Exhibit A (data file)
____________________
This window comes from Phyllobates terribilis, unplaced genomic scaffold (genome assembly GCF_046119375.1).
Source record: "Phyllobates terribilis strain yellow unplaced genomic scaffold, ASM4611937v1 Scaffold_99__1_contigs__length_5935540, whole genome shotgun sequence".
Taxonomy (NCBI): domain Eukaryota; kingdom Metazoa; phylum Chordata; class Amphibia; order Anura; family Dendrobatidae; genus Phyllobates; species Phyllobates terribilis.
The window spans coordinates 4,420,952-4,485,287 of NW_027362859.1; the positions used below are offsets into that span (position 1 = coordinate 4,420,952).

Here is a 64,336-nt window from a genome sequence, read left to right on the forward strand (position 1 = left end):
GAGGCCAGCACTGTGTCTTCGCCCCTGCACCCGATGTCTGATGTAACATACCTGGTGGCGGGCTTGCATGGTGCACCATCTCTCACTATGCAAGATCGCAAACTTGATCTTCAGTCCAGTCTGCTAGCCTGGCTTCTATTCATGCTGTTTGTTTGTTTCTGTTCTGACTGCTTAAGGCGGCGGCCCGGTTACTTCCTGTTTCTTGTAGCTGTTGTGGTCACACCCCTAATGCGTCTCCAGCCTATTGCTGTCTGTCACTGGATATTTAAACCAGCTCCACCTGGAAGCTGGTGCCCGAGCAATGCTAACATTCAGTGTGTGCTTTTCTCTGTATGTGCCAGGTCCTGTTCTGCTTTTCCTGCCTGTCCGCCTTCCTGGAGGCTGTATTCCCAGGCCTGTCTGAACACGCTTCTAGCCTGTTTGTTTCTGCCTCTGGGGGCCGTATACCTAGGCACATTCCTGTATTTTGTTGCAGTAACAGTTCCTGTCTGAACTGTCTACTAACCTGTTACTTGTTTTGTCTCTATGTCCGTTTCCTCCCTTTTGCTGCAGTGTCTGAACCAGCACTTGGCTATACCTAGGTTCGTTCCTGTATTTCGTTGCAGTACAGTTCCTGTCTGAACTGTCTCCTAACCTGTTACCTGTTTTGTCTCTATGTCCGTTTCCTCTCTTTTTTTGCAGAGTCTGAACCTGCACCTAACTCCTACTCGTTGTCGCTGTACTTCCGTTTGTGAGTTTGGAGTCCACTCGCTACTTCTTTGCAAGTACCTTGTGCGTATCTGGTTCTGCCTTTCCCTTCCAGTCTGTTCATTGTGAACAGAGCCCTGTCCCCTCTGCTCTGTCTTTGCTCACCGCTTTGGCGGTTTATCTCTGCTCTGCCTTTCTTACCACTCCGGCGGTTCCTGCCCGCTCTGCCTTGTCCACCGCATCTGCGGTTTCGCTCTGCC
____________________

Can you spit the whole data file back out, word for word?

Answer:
This window comes from Phyllobates terribilis, unplaced genomic scaffold (genome assembly GCF_046119375.1).
Source record: "Phyllobates terribilis strain yellow unplaced genomic scaffold, ASM4611937v1 Scaffold_99__1_contigs__length_5935540, whole genome shotgun sequence".
Taxonomy (NCBI): domain Eukaryota; kingdom Metazoa; phylum Chordata; class Amphibia; order Anura; family Dendrobatidae; genus Phyllobates; species Phyllobates terribilis.
The window spans coordinates 4,420,952-4,485,287 of NW_027362859.1; the positions used below are offsets into that span (position 1 = coordinate 4,420,952).

Here is a 64,336-nt window from a genome sequence, read left to right on the forward strand (position 1 = left end):
GAGGCCAGCACTGTGTCTTCGCCCCTGCACCCGATGTCTGATGTAACATACCTGGTGGCGGGCTTGCATGGTGCACCATCTCTCACTATGCAAGATCGCAAACTTGATCTTCAGTCCAGTCTGCTAGCCTGGCTTCTATTCATGCTGTTTGTTTGTTTCTGTTCTGACTGCTTAAGGCGGCGGCCCGGTTACTTCCTGTTTCTTGTAGCTGTTGTGGTCACACCCCTAATGCGTCTCCAGCCTATTGCTGTCTGTCACTGGATATTTAAACCAGCTCCACCTGGAAGCTGGTGCCCGAGCAATGCTAACATTCAGTGTGTGCTTTTCTCTGTATGTGCCAGGTCCTGTTCTGCTTTTCCTGCCTGTCCGCCTTCCTGGAGGCTGTATTCCCAGGCCTGTCTGAACACGCTTCTAGCCTGTTTGTTTCTGCCTCTGGGGGCCGTATACCTAGGCACATTCCTGTATTTTGTTGCAGTAACAGTTCCTGTCTGAACTGTCTACTAACCTGTTACTTGTTTTGTCTCTATGTCCGTTTCCTCCCTTTTGCTGCAGTGTCTGAACCAGCACTTGGCTATACCTAGGTTCGTTCCTGTATTTCGTTGCAGTACAGTTCCTGTCTGAACTGTCTCCTAACCTGTTACCTGTTTTGTCTCTATGTCCGTTTCCTCTCTTTTTTTGCAGAGTCTGAACCTGCACCTAACTCCTACTCGTTGTCGCTGTACTTCCGTTTGTGAGTTTGGAGTCCACTCGCTACTTCTTTGCAAGTACCTTGTGCGTATCTGGTTCTGCCTTTCCCTTCCAGTCTGTTCATTGTGAACAGAGCCCTGTCCCCTCTGCTCTGTCTTTGCTCACCGCTTTGGCGGTTTATCTCTGCTCTGCCTTTCTTACCACTCCGGCGGTTCCTGCCCGCTCTGCCTTGTCCACCGCATCTGCGGTTTCGCTCTGCC